What’s one of the scariest things that keeps a bank CEO up at night? Two words: data breach.
“The responsibility for properly overseeing outsourced relationships lies with the institution’s board of directors and senior management. Although the technology needed to support business objectives is often a critical factor in deciding to outsource, managing such relationships is more than just a technology issue; it is an enterprise-wide corporate management issue.”
Target corporation had 40 million credit card numbers exposed and eventually settled with Visa for $67 million. In 2014, we saw bigger companies in the headlines such as Home Depot and Sony fall victim to the same fate.
Target’s breach came through an HVAC vendor that had access to the retailer’s internal network. That means the bad guys only had to figure out how to sneak by the HVAC company’s security, not Target’s. This was a perfect example of how more robust vendor management practices could have prevented unauthorized access.
Think about all the people who need access to your building, systems, network, hardware, telephone lines, lighting, security, and so forth. How diligent are those other businesses about security?
If it’s time to ask your vendors for their annual SOC reports, reports that deal with organizational controls related to security and process integrity, insurance documents and financials, and you’re just checking boxes to satisfy an audit requirement, then you are doing it wrong.
Follow these seven steps to reinvent and strengthen your vendor management process.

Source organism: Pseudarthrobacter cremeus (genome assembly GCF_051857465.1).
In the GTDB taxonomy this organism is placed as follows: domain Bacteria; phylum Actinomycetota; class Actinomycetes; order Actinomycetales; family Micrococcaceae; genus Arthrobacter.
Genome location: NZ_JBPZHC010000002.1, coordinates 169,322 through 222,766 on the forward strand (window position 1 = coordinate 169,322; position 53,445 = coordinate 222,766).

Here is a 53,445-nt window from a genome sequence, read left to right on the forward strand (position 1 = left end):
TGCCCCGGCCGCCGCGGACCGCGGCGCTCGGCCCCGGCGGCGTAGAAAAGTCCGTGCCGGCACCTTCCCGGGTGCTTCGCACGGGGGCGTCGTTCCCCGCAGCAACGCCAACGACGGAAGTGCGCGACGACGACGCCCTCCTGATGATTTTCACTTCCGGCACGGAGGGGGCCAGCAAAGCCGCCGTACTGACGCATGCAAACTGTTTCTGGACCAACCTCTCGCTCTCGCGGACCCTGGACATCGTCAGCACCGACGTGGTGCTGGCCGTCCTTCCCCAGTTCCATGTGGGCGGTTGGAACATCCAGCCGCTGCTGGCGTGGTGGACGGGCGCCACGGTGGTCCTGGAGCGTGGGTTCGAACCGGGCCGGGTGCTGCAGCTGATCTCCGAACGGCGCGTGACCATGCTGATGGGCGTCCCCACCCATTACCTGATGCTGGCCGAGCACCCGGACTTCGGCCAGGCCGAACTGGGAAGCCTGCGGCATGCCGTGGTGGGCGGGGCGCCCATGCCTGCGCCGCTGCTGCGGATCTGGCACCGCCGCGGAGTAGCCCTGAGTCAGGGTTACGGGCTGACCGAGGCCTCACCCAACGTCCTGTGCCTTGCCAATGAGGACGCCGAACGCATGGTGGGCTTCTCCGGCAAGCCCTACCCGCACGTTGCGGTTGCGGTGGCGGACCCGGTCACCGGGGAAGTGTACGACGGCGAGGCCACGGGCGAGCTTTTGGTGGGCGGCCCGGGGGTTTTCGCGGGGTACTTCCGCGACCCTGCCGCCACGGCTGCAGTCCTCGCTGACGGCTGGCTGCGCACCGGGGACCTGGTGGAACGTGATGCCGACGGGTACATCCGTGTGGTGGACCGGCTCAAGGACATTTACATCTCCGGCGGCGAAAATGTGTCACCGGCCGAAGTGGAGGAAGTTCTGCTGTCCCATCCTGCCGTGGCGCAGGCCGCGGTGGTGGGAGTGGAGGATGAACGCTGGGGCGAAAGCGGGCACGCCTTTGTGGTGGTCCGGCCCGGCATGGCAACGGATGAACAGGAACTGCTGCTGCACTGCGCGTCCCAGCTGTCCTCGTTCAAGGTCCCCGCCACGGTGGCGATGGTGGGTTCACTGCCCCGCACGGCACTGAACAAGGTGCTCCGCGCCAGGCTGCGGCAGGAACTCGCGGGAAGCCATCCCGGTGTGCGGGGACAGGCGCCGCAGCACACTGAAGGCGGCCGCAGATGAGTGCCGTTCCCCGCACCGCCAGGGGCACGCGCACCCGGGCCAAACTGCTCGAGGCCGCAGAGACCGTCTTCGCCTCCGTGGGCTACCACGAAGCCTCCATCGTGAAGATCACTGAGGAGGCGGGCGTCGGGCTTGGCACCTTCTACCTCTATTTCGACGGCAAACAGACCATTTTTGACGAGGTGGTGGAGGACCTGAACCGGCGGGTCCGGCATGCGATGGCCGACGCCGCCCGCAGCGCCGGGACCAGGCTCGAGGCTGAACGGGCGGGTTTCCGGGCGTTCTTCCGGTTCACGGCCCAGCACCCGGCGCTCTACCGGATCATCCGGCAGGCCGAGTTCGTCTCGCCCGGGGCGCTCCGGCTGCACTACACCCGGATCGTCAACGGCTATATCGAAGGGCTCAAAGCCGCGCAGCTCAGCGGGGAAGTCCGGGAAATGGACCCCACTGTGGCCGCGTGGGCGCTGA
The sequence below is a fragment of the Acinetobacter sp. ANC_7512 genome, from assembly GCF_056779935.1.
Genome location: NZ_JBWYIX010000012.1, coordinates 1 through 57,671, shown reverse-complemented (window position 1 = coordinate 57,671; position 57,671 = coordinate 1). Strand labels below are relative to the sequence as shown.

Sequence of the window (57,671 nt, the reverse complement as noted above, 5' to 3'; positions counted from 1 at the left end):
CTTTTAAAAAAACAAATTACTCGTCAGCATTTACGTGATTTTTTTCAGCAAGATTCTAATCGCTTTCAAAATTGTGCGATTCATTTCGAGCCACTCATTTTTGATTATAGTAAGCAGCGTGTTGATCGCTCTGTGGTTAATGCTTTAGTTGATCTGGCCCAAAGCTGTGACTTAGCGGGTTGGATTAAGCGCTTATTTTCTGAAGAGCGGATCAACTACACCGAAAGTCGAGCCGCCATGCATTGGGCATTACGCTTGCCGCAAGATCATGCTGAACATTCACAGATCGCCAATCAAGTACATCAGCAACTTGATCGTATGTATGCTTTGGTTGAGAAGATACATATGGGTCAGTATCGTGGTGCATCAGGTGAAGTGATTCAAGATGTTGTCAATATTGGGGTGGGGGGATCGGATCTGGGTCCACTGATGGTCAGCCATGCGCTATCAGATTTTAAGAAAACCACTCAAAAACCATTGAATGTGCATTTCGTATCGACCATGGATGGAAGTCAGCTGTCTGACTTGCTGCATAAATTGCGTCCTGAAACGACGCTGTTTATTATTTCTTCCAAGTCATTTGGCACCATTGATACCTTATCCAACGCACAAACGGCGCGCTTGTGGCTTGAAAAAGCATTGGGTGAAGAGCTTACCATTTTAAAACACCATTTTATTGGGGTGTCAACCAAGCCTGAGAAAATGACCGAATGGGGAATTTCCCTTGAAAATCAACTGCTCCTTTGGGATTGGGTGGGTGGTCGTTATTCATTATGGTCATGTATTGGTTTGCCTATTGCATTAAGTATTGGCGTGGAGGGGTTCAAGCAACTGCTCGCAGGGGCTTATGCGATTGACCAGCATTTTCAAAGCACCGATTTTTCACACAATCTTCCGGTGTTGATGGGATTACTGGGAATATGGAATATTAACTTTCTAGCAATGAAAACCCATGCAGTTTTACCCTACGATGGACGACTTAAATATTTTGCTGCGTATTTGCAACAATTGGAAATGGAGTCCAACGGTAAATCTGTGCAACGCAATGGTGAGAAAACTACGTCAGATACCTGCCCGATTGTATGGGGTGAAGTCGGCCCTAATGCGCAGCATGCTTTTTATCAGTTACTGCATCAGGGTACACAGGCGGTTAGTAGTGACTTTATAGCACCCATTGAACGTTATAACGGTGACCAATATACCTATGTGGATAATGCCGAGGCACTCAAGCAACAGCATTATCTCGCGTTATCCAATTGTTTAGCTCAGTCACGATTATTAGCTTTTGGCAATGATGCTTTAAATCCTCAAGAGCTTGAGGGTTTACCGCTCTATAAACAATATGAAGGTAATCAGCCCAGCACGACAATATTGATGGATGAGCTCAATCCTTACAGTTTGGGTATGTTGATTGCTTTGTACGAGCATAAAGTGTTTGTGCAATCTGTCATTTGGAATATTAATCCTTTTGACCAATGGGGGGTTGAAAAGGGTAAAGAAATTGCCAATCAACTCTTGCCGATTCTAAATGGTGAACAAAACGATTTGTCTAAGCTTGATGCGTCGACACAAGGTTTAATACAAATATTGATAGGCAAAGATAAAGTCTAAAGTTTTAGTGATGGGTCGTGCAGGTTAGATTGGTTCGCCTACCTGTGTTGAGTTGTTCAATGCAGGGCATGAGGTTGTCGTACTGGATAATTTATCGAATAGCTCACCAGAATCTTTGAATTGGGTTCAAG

Step 1: Obtain Executive Sponsorship
Vendor management should start at the top. You will need someone leading the charge and who has access to your bank’s board leaders.
Step 2: Create a Vendor Management Committee
These people should be from different departments and have different backgrounds, such as IT, legal, compliance, finance and senior leadership. Diversity here is crucial; everyone sees threat differently.
Step 3: Create a Centralized Vendor Management program
No single person can possibly be responsible for the entire program. It’s imperative that it becomes a collaborative effort.
Step 4: Gain Buy-In
Involving the staff creates a sense of ownership. It’s no longer just IT’s problem; it’s everyone’s responsibility.
Step 5: Create a Vendor Inventory
Make sure you know who your vendors are. Do you have multiple vendors doing the same function? Work with accounts payable to determine active vendors. The normal time span is 12 to 24 months.
Step 6: Categorize All Vendors
Does this vendor have access to customer data? Do they have facilities access? What is our risk if this vendor is compromised? This is where you identify critical and high-risk vendors.
Step 7: Remove the Silo
Save the documents to a shared resource. Everyone involved should have access.
How Would These Steps Prevent the Target Scenario?
Step six says to categorize all vendors and identify the risk. The HVAC vendor seems like it would be a low risk vendor, but when you dive into the level of access it had, you would quickly discover the HVAC should be a high risk vendor. The HVAC vendor was allowed access to the internal network which gave the hackers a way in. Although the HVAC didn’t have access to the customer data, they did have the keys to open the door.